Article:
CHAIRMAN LOCKYER: Call the roll, please. 

SECRETARY WEBB: Senator Ayala. 

SENATOR AYALA: Aye. 

SECRETARY WEBB: Ayala Aye. Senator Beverly. 
Senator Petris . 

SENATOR PETRIS: Aye. 



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SECRETARY WEBB: Petris Aye. Senator Craven. 

SENATOR CRAVEN: Aye. 

SECRETARY WEBB: Craven Aye. Senator Lockyer. 

CHAIRMAN LOCKYER: Aye. 

MR. DOLPHIN: Thank you. 



6 CHAIRMAN LOCKYER: Good luck. 



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SENATOR CRAVEN: Mr. Chairman, could we hold the roll 
open? I think Senator Beverly would like to vote on this issue. 

CHAIRMAN LOCKYER: Certainly. 

Our next one again for the community college system 
is Vishwas More. 

Good afternoon. 

MR. MORE: Good afternoon, Senator. 

CHAIRMAN LOCKYER: You've been serving for a while on 
the Board. 

MR. MORE: Right. 

CHAIRMAN LOCKYER: How do you like it? 

MR. MORE: Excellent. I enjoy it very much. 

CHAIRMAN LOCKYER: Do you? How much time does it 
take? 

MR. MORE: For me, since I have retired now, I am 
making that as my full-time job. 

CHAIRMAN LOCKYER: So it's every day. 

MR. MORE: Every day. 

CHAIRMAN LOCKYER: Lots of hours? 

MR. MORE: All the time. Whatever is needed. 

CHAIRMAN LOCKYER: What's been the hardest decision 
you've had to make so far? 



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MR. MORE: Well, hardest decision, since we are the 
State of California, the crisis on the budget and the money 
system, and more worry is how we going to make the system work 
efficiently, properly, and the ethnic community growing in the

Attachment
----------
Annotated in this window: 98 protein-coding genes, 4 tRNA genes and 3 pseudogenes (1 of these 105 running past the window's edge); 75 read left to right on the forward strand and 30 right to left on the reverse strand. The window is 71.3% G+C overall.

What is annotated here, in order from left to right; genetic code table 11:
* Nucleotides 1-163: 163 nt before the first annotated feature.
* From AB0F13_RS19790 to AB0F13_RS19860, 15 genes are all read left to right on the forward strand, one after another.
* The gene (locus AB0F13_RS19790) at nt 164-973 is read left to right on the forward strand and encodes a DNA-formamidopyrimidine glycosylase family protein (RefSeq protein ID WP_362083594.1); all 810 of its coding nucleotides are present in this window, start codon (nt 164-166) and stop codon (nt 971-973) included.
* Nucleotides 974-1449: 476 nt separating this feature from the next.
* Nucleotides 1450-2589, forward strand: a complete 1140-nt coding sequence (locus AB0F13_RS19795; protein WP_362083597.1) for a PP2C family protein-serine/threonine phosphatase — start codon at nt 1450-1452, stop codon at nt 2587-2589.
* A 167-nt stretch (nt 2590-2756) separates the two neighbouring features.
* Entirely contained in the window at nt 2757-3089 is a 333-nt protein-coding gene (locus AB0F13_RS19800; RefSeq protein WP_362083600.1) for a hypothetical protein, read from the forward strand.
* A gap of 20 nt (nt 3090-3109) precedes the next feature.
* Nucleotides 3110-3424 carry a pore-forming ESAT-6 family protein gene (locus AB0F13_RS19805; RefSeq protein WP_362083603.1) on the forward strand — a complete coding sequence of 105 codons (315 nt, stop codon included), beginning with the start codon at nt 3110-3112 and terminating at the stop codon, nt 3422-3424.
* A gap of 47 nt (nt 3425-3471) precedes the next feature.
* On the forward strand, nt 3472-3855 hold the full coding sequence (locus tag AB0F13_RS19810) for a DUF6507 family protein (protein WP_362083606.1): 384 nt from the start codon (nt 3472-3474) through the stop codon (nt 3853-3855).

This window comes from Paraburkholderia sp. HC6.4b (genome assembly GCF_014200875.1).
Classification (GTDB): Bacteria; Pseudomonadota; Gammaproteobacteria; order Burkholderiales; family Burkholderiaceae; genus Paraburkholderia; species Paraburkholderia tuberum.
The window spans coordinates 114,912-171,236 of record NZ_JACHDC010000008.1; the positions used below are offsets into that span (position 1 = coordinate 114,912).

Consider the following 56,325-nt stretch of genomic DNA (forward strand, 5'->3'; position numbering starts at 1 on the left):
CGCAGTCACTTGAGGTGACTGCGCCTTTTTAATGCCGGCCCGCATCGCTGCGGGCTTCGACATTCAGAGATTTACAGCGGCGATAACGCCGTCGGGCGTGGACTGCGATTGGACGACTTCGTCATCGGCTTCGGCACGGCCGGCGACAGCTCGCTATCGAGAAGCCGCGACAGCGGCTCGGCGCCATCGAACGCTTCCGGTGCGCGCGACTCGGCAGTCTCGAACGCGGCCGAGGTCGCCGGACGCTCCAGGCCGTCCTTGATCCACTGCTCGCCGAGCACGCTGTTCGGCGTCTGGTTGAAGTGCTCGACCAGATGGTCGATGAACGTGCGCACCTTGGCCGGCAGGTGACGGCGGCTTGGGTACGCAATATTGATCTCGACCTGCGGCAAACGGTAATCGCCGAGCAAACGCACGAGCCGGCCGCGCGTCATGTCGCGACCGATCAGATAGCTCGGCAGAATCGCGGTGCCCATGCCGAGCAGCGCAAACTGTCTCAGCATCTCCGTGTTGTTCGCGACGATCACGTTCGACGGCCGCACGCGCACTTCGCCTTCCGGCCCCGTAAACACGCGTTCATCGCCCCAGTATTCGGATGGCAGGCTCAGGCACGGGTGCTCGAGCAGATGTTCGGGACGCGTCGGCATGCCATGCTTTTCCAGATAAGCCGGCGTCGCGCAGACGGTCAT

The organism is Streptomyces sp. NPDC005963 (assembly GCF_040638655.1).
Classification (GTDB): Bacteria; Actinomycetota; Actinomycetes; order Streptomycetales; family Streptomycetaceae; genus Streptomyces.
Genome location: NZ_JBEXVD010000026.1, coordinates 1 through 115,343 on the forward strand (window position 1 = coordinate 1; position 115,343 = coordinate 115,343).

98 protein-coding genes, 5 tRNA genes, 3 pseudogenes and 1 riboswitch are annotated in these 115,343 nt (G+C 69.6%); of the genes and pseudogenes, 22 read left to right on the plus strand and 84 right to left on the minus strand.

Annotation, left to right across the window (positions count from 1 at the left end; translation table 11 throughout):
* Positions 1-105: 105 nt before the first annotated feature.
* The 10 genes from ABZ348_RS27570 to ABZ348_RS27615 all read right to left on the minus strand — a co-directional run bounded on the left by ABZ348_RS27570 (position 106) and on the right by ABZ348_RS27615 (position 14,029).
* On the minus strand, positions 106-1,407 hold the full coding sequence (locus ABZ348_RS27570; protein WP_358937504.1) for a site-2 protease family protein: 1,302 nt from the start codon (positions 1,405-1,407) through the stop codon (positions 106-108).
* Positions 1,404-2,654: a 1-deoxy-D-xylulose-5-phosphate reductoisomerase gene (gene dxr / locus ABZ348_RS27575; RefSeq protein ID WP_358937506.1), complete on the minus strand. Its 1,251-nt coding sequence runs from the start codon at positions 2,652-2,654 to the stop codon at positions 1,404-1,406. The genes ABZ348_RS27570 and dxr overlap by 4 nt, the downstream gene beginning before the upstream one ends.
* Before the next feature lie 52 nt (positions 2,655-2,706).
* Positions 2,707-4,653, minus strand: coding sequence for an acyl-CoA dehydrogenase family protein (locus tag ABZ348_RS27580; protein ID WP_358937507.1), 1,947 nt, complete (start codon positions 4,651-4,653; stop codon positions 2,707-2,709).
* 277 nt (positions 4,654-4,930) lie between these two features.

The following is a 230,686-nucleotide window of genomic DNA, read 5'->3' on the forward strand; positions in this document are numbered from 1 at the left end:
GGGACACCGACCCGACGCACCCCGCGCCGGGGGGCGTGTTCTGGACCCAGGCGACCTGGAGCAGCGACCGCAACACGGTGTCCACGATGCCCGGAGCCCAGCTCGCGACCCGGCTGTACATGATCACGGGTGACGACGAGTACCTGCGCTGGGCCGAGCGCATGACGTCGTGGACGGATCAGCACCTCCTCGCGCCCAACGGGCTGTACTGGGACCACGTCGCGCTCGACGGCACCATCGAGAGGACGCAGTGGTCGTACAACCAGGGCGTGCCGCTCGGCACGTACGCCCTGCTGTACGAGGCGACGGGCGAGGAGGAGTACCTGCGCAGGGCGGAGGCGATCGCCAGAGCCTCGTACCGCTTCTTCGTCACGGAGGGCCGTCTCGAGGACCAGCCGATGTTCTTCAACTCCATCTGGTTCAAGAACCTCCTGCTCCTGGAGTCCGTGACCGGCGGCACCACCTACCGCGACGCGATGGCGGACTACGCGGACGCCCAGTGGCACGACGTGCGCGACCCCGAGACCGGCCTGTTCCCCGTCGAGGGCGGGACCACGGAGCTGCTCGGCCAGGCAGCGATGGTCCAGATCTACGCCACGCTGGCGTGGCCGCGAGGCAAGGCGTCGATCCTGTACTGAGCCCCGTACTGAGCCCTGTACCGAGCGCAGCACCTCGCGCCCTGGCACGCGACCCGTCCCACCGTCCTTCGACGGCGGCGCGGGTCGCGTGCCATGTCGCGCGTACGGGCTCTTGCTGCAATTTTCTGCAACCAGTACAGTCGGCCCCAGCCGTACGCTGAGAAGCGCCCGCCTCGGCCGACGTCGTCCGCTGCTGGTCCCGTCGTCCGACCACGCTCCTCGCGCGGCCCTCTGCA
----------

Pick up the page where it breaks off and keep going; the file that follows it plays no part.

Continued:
State of California, the number of students growing in 
California, so the worry is how are we going to handle this 
future, kids coming to our schools. That's the major worry that 
I have right now. 

CHAIRMAN LOCKYER: Do you have any sense of how 
you're going to balance future budgets, or recommend -- 

MR. MORE: Well, my background is engineering. And I 
think I am — if I am not wrong, I am — I might be the first 
engineer on the Board. 



14 CHAIRMAN LOCKYER: Pardon? 

MR. MORE: I might be the first engineer on the 
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Board. 

So, I have taken a a tremendous interest in finance 
and budget, and looking into the system, how the system is 
working, understanding the system, and trying to find out how 
efficiently we can work. That's one of the things I am doing 
right now. 

I got together with the State Architect and tried to 
get together with them, and reduce the process of approval that 
we have, that we go through on a capital project. So, we have 
come out with a tremendous process which is starting next month, 
and I think we can do very surprise reduction in time in 
approval process without — with abiding all the rules and 
regulations . 



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1 I think this is a good thing, that interacting with 

the other agencies, we've been able to do that with our 
Chancellor's Staff and myself; been very successful to do that 

4 I'm looking into more items of that type, that type: 

5 how can we improve; how can we cut down the bureaucratic time 

6 that it takes and reduce the process of approval . And that ' s 
what we are trying to do that. 

It's working beautifully, and there is a lot of help 
9 from the other departments, and that's happening. 

CHAIRMAN LOCKYER: You worked in some big 
bureaucracies in the past. 

MR. MORE: That's right, correct. 

CHAIRMAN LOCKYER: Is it different? 

MR. MORE: No, not different. 

15 CHAIRMAN LOCKYER: Same kind of culture? 

MR. MORE: Same kind, everything, anyplace, including 
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where I came from, India, same situation. People are same all 
over. 

We got to make it work and reduce the best way we 
can, and make it easier for the students. Bottom line is 
students . That ' s my commitment . 



22 CHAIRMAN LOCKYER: Questions from Members? Senator 

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SENATOR PETRIS: I'm pleased to hear your description